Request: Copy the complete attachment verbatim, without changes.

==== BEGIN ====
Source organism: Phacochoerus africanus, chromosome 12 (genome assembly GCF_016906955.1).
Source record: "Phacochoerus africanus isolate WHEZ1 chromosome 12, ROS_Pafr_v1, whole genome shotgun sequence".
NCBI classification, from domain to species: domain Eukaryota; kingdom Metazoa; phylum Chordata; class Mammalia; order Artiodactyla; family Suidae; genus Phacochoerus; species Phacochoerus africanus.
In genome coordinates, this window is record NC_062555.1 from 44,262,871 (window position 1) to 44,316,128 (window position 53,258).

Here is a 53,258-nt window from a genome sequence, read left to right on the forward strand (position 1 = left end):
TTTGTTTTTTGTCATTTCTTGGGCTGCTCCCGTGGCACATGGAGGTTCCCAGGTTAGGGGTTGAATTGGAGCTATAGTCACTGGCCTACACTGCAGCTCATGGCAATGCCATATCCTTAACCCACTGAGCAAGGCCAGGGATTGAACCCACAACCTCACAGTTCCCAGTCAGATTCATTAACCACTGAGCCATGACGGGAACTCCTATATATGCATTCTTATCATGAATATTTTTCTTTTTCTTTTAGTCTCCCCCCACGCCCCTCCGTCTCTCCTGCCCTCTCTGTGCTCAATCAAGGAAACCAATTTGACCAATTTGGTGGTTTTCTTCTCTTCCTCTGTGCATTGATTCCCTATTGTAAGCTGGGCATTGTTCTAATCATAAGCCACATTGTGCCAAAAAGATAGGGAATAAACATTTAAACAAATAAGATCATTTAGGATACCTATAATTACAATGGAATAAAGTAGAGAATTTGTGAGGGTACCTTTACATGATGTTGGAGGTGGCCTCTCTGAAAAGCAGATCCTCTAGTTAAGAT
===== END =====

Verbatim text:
Source organism: Phacochoerus africanus, chromosome 12 (genome assembly GCF_016906955.1).
Source record: "Phacochoerus africanus isolate WHEZ1 chromosome 12, ROS_Pafr_v1, whole genome shotgun sequence".
NCBI classification, from domain to species: domain Eukaryota; kingdom Metazoa; phylum Chordata; class Mammalia; order Artiodactyla; family Suidae; genus Phacochoerus; species Phacochoerus africanus.
In genome coordinates, this window is record NC_062555.1 from 44,262,871 (window position 1) to 44,316,128 (window position 53,258).

Here is a 53,258-nt window from a genome sequence, read left to right on the forward strand (position 1 = left end):
TTTGTTTTTTGTCATTTCTTGGGCTGCTCCCGTGGCACATGGAGGTTCCCAGGTTAGGGGTTGAATTGGAGCTATAGTCACTGGCCTACACTGCAGCTCATGGCAATGCCATATCCTTAACCCACTGAGCAAGGCCAGGGATTGAACCCACAACCTCACAGTTCCCAGTCAGATTCATTAACCACTGAGCCATGACGGGAACTCCTATATATGCATTCTTATCATGAATATTTTTCTTTTTCTTTTAGTCTCCCCCCACGCCCCTCCGTCTCTCCTGCCCTCTCTGTGCTCAATCAAGGAAACCAATTTGACCAATTTGGTGGTTTTCTTCTCTTCCTCTGTGCATTGATTCCCTATTGTAAGCTGGGCATTGTTCTAATCATAAGCCACATTGTGCCAAAAAGATAGGGAATAAACATTTAAACAAATAAGATCATTTAGGATACCTATAATTACAATGGAATAAAGTAGAGAATTTGTGAGGGTACCTTTACATGATGTTGGAGGTGGCCTCTCTGAAAAGCAGATCCTCTAGTTAAGAT